In the last three decades, the Supreme Court has intervened in at least three types of disputes to craft neutral constitutional rules that prevent partisan federalism: proclamation of regional emergencies or President’s Rule under Article 356; appointment of Governors and their exercise of executive power and to prevent the abuse of Union executive power to preserve law and order in the States. Despite the court’s intervention, partisan federalism has become ubiquitous in Indian constitutional culture.
In the last decade, on almost every issue on which federalism has been invoked by the States, it has been by parties in opposition to those at the Union government: the ostensibly federal division on the GST, NIA, CBI power, Lok Pal Bill, FDI in retail or the Communal Violence Bill is better explained by opposition party control over State units. However, we must be careful in characterising federalism in India as inexorably partisan in character, particularly in the realm of new State creation.
Just because it’s only the opposition parties which negotiate for powers with the Union Governments we should not quickly conclude that this federal negotiation is ‘partisan in character’, especially when it comes to the topic of new state creations. So in case of Telangana, the State of Andhra Pradesh seeking intervention from the Supreme Court or the President of India citing that the powers vested in the Union Government override those of the states has no merit.
Possible political benefits cannot stop the process of state reorganizations
Third, there is no limited set of constitutional principles that ex-ante justify the formation of States, as the primary justification for State formation is of an ex-post political character. In these circumstances it is best left to the political process to craft a resolution to competing group claims for political autonomy and statehood rather than the President or the Supreme Court to second-guess this process through constitutional rules.
By making it appear that the language is the only criterion for division of states in India, Seemandhras are trying to convince everyone in this country that the formation of Telangana is unjustified because it involves breaking up of a state that was formed on the basis on language. Sudhir Krishnaswamy clearly dismisses a single yardstick for creation of new states [emphasis mine].
…the Union’s capacity to shape State boundaries to respond to claims for political autonomy based on linguistic, ethnic, religious or tribal identities has arguably strengthened the capacity of the Indian federation to endure over the last 60 years.
While the state reorganization process of 1950s was somewhat based in linguistic divisions, though not entirely, because the SRC did not favor the formation of Maharashtra under the premise of Marathi language, the state formations of later decades were distinctly non-linguistic, like that of Punjab, which was actually based in religious division, though it was covered up as linguistic one to make it more palatable to Indian politics, whereas most of the state divisions in Northeast were based on ethnic lines. And the latest state formations of Chattisgarh, Uttarakhand, and Jharkhand by the NDA were based on regional and tribal identities.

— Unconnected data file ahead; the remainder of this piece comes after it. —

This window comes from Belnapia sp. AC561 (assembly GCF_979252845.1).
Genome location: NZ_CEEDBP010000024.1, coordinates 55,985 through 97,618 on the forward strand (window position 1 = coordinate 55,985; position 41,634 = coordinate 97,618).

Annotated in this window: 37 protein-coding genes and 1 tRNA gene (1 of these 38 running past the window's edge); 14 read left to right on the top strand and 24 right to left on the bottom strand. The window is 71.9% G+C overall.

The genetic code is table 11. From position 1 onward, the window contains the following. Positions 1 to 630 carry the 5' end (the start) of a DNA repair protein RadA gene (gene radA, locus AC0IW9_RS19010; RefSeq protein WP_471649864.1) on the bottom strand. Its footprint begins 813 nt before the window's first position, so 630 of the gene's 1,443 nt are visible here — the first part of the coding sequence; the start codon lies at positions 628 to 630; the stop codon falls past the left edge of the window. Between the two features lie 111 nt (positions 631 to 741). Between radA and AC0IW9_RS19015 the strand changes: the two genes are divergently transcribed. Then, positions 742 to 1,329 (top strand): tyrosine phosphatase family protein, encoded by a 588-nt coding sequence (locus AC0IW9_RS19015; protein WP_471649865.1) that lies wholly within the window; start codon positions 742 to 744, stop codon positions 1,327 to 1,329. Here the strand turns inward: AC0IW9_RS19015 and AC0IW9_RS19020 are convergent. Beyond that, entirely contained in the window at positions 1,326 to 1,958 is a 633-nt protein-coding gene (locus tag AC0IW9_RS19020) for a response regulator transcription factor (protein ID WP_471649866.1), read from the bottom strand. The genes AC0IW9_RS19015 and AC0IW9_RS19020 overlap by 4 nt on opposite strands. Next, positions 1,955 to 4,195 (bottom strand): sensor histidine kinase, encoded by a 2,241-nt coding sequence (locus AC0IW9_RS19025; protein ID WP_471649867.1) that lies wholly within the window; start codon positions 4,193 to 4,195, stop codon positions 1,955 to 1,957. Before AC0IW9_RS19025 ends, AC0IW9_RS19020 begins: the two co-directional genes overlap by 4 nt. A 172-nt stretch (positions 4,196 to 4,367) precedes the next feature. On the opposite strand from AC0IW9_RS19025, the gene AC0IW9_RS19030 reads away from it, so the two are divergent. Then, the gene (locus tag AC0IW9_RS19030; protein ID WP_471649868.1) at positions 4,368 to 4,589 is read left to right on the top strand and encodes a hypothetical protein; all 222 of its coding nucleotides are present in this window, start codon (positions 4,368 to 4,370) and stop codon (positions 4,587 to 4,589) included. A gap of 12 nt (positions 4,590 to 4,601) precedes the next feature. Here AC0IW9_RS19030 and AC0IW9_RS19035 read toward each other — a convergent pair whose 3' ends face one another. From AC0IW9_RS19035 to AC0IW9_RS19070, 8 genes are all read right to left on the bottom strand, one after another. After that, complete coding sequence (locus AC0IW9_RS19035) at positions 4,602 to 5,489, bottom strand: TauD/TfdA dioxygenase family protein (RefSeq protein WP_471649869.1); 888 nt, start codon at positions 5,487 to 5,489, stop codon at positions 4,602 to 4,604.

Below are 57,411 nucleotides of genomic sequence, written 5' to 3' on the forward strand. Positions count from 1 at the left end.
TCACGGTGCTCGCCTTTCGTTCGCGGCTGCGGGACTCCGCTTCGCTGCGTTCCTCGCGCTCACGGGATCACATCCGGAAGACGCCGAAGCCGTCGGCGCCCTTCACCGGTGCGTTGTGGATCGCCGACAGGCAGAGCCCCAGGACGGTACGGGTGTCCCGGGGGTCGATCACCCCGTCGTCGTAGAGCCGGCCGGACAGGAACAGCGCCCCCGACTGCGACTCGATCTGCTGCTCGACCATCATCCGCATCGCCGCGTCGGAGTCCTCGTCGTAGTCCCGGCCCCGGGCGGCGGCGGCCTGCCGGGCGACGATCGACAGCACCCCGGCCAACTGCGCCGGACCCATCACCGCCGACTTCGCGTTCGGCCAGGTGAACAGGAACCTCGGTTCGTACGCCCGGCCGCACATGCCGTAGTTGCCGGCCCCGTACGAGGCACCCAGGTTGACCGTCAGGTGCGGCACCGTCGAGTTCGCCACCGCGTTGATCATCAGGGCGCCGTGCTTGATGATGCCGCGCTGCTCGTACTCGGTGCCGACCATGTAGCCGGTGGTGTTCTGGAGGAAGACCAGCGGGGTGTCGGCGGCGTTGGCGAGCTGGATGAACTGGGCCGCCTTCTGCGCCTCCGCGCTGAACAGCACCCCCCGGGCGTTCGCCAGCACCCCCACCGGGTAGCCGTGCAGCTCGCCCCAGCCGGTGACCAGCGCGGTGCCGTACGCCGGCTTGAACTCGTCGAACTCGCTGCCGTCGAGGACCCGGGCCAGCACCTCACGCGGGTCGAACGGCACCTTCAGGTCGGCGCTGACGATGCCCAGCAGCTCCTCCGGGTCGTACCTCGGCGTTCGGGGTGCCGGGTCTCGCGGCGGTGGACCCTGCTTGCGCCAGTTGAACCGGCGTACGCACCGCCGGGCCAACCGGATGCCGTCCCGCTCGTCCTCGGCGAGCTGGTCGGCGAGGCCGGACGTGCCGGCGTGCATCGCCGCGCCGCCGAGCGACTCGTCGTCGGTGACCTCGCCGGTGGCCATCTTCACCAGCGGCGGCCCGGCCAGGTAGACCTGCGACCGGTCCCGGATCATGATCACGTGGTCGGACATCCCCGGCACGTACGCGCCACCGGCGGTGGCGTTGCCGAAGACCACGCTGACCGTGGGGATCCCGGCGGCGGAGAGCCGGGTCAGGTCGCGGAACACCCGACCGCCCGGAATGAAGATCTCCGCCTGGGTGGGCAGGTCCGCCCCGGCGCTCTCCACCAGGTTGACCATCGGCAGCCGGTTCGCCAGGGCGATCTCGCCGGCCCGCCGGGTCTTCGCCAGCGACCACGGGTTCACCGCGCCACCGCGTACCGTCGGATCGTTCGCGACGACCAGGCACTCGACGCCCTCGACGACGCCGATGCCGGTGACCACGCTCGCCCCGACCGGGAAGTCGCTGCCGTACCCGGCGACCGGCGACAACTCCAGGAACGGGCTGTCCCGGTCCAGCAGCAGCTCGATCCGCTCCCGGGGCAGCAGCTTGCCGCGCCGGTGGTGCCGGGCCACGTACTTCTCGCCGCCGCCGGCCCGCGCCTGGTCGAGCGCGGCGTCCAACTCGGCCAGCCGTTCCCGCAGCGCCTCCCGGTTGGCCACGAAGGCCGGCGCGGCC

And Sudhir Krishnaswamy makes it clear that there could be many articulated and unarticulated justifications for formation of a state, including reaping the likely political benefits by a political party. He dismisses any attempt into analyzing whether a mobilization for a new state is ‘legitimate political’ or a ‘partisan’ before the state formation, saying that there are clear constitutional guidelines to determine what constitutes a justified demand and what does not. Any justification or reaping the political benefits can be made only after the state is formed.
So, invariably States have emerged from legitimate demands for political autonomy anchored by political parties which either motivated or benefited from the creation of new States.
Political parties indeed move into claim the credit for such political process and attempt to reap the benefits from such state reorganizations, but such a motive on part of the national or regional parties does not necessarily invalidate the genuine and legitimate claim for political autonomy of a region. The author cites the examples of Punjab where Akali parties benefited from the ‘Sikh-majority Punjab state’ while Shiv Sena benefited from Marathi-speaking Maharashtra. Indeed, BJP sought electoral gains from the formation of Uttarakhand, Chattisgarh and Jharkhand.
Sudhir Krishnaswamy is very emphatic when it comes to keeping the current powers to reorganize the states with the Parliament without succumbing to the pressures from the State Government seeking intervention from the President or Supreme Court.
Any attempt, by the President or the Supreme Court, to constrain this Union power with new constitutional or political limitations may have a lasting impact on the future of the Indian federation.